Irish RAF hero honoured by school
Seventy years after he was shot and killed off the French coast, RAF pilot Wing Commander Brendan ‘Paddy’ Finucane was finally remembered by his old school this weekend.
A permanent memorial of his Spitfire plane with its distinctive shamrock livery was unveiled at O’Connell School on Dublin’s North Richmond Street yesterday.
Finucane was just 21 when his plane was straffed by enemy fire while on a raid in northern France on July 15th, 1942. He ditched his plane in the English Channel.
At the time of his death, he had downed 32 enemy aircraft, all achieved in just two years and was the youngest wing commander in the RAF.
Finucane’s achievements were all the more remarkable given his father Andy’s involvement in the Easter Rising where he was stationed in Boland’s Mill.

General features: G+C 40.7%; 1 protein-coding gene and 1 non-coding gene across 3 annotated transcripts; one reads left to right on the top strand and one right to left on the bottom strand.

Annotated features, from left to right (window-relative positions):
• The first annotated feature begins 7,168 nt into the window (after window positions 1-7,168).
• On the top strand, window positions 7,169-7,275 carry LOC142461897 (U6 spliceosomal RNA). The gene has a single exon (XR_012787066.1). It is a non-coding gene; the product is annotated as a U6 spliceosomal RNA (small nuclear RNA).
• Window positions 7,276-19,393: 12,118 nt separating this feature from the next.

Dr Tony Connellan, the president of O’Connell School past pupils union, said Irish people owed their freedom to people like Brendan Finucane as much as they did those who had fought for Irish independence.
He told some 80 guests that the visit of Queen Elizabeth II had created the atmosphere to honour him and other Irishmen who had fought against fascism in the Second World War.
Representatives from the Irish Air Corps, the RAF and the Australian embassy (Finucane commanded an Australian squadron) attempted the unveiling ceremony.
The permanent memorial will be located in the school’s library.
The chief guest was the RAF air ace’s nephew Brendan Finucane QC, a judge in England. His father Raymond flew with bomber command during the Second World War.
Mr Finucane said his father had “quietly revered” his older brother who was a “most exceptional man” and he would have been proud of the commemoration. He described the memorial as a fitting tribute not only to his late uncle but all the Irishmen who gave their lives in the Second World War.